“Inspiration is like vomiting.”
For the past few weeks or so, I’ve been struggling with trying to take push myself to write. I literally didn’t make any attempt to write thinking that some muse or some writing energy would engulf me and take care of it for me. 2 weeks past, 14 days, a whole bunch of hours, and still no writing. I spent my time marketing my blog in different websites and forums. I ended meeting a lot of great people and even having some rather interesting conversations. I just, for some reason, didn’t have the passion to write.
Earlier this week I forced it. I drew out several paragraphs and found myself rambling. My thoughts weren’t fluid, they were rambling on and moving sporadically. I started off with an idea, an idea that I preemptively thought of months ago, and I just kept expanding and expanding. I ended up expanding so much that I lost grasp of what I was writing in the first place. In most other times that I’ve started writing, I have floated out of the range of my original idea, but I was always able to tie myself back. Those past instances when I started writing earlier this week, that didn’t happen.
Yesterday, I opened a book which was a collection of poetry by T.S. Eliot. I put it down, as I wasn’t in the mood to read rhyming verses. I went on the computer and searched for Neruda. Good ole Pablo Neruda never failed. I read a few poems, I even wrote one down in cursive to get the feel of writing poetry again. Then, I wrote my own. The poem I wrote was about the time I spent waiting to see my girlfriend again. It was pretty solid, I was content with it. So content, that I actually ended up sending it to my girlfriend which wasn’t something I planned on doing.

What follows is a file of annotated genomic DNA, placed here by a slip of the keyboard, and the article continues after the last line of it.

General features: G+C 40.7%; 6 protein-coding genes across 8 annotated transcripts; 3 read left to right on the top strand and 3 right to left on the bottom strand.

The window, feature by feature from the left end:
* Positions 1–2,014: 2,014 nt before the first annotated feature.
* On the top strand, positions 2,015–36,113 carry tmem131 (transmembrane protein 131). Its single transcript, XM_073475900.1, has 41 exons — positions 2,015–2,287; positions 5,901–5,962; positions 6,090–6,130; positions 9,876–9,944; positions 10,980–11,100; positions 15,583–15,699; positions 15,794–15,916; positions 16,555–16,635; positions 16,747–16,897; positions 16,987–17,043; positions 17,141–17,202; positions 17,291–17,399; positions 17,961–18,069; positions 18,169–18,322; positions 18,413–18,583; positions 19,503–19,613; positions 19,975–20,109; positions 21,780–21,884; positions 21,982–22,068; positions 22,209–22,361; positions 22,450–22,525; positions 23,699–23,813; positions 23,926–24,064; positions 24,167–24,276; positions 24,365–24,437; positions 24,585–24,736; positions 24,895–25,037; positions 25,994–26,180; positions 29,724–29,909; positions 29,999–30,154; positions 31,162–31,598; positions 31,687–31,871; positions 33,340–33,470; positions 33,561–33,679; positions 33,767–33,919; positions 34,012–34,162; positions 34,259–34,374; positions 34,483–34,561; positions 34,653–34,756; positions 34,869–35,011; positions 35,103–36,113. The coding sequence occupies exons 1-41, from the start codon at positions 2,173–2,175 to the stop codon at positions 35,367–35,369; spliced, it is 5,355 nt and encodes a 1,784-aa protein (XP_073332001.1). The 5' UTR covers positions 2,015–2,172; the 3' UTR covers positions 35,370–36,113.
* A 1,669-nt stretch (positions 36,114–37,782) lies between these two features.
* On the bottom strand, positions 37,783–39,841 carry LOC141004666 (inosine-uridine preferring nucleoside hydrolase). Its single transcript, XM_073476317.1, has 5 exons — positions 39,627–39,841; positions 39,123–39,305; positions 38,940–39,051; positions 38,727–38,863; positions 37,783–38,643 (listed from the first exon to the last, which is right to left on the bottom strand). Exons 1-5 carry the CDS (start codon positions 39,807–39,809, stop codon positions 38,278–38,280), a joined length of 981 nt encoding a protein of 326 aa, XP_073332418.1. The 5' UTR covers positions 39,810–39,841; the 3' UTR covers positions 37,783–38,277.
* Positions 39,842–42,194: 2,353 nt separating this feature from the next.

I ended up writing the previous sub-chapter for Zidia, #6: Could You Stop, You’re Breathing Too Loud. Actually, after that I also wrote a song on guitar, which wasn’t bad actually.
Today, after work, I fell asleep for a few hours. I looked up poetry by Ruben Dario. First I found one that rhymed and simply continued my search. Personally, I just think rhyming takes away from the overall rhythm and texture of a poem. I read a few poems by Dario that had no rhymes, and then I started writing my most recent personal development post: The Popular Kid Was Never That Good at Talking to Women. It stopped writing at 1,050 words, and left it to be continued. I felt accomplished.
There’s something about the playfulness of poetry and the lack of structure that helps me explore the music behind words. It’s something that feels like I’m standing in front of some scenic view. Nature doesn’t have to make sense, and neither does poetry. In attempt to explain and destroy the magic of being enthralled, this can all fit in a simple theoretical equation.
- Nature, or any type of scenic horizon, plays with our senses, which gives off an inspiration.
- Poetry plays with our writing senses, which gives off an inspiration for writing.
This is just something I’m trying and something I feel is worth experimenting with.